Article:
The above is a good headline that should draw lots of readers. The article is revealing more detail of what was exposed by the recent hack of a US Government personnel database at the Office of Personnel Management (OPM). It’s comprehensive and, without going into the details, the security of the database was extremely poor, despite decade old advice on fixing it – amazing, perhaps, in the post-Snowden world. And what was held in that database was more comprehensive than most realised. I quote:
Infidelity. Sexual fetishes. Drug abuse. Crushing debt. They’re the most intimate secrets of U.S. government workers. And now they’re in the hands of foreign hackers.
It was already being described as the worst hack of the U.S. government in history. And it just got much worse.
A senior U.S. official has confirmed that foreign hackers compromised the intimate personal details of an untold number of government workers. Likely included in the hackers’ haul: information about workers’ sexual partners, drug and alcohol abuse, debts, gambling compulsions, marital troubles, and any criminal activity.
Those details, which are now presumed to be in the hands of Chinese spies, are found in the so-called “adjudication information” that U.S. investigators compile on government employees and contractors who are applying for security clearances. The exposure suggests that the massive computer breach at the Office of Personnel Management is more significant and potentially damaging to national security than officials have previously said.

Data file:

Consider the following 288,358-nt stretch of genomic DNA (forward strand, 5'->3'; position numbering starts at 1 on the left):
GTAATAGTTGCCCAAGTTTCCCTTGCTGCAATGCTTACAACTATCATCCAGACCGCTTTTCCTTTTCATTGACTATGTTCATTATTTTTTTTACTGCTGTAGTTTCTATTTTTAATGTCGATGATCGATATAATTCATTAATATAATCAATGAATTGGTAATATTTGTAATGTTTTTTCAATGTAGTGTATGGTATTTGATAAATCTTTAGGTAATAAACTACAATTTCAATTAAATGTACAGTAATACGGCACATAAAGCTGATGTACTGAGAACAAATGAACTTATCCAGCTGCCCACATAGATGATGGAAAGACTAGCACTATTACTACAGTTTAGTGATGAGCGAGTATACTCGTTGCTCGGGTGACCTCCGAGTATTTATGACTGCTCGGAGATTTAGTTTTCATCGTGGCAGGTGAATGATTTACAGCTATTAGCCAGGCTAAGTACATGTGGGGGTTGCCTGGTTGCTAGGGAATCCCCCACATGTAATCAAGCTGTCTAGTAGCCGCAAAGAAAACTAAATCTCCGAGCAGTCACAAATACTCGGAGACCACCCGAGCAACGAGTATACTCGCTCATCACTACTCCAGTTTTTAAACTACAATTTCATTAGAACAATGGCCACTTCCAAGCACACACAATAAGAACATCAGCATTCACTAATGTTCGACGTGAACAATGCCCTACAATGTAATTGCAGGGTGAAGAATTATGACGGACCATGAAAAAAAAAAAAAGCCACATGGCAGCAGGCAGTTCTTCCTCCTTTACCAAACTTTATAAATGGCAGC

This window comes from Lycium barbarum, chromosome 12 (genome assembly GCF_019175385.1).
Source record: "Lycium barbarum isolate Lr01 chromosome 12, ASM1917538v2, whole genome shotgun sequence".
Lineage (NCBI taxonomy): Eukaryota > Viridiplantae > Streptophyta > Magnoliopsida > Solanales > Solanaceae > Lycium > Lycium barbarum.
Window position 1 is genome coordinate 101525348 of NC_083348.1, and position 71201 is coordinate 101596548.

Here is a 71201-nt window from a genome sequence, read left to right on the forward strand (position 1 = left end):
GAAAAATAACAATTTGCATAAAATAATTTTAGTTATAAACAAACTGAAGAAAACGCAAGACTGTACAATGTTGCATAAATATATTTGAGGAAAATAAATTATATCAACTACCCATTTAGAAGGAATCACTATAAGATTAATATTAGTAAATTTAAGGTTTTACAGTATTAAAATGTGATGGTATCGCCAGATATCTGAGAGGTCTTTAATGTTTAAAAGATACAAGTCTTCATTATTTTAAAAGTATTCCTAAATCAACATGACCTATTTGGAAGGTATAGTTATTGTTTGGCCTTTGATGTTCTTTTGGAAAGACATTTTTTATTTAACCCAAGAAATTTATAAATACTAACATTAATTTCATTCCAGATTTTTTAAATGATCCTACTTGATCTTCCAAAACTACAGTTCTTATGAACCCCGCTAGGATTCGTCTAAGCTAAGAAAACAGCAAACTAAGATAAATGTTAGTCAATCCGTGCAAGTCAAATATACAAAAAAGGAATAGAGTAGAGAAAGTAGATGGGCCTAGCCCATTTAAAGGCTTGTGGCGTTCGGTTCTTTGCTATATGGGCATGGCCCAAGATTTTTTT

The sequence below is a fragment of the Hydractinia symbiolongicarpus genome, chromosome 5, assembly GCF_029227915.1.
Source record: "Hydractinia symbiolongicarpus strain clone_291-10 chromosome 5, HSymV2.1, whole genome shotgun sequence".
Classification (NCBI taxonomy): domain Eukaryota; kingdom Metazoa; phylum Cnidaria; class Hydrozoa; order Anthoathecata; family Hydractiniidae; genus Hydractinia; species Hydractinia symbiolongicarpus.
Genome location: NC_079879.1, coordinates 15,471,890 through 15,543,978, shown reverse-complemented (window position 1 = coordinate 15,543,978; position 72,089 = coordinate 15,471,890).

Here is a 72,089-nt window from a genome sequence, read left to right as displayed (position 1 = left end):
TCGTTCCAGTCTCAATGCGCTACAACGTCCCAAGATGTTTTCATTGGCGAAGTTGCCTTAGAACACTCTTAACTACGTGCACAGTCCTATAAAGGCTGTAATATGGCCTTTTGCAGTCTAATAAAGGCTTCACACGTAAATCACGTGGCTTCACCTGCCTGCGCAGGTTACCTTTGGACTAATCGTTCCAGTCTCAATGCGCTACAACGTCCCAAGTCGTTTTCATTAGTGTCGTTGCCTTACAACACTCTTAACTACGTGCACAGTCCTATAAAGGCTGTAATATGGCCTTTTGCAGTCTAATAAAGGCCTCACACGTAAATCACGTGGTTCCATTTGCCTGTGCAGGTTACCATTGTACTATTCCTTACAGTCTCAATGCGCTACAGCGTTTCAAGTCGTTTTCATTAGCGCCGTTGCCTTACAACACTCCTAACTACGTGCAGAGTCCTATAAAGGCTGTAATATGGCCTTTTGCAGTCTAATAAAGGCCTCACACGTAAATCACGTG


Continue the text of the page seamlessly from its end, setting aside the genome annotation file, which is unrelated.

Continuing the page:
Three former U.S. intelligence officials told The Daily Beast that the adjudication information would effectively provide dossiers on current and former government employees, as well as contractors. It gives foreign intelligence agencies a roadmap for finding people with access to the government’s most highly classified secrets.
Obama administration officials had previously acknowledged the breach of information that applicants voluntarily disclose on a routine questionnaire, called Standard Form 86, but the theft of the more detailed and wide-ranging adjudication information appears to have gone overlooked.
End of quote.
It’s difficult to understand the real agendas behind such a hack when, after you peel the onion far enough, all governments are owned and controlled by the same forces. Nevertheless, these very personal details (I’m not clear why such detail is required for government employment in the first place) are in the hands of others and, perhaps, now very public. For me, the issue is how this data can be used for blackmail or coercion, since these things are considered “precious” in our world.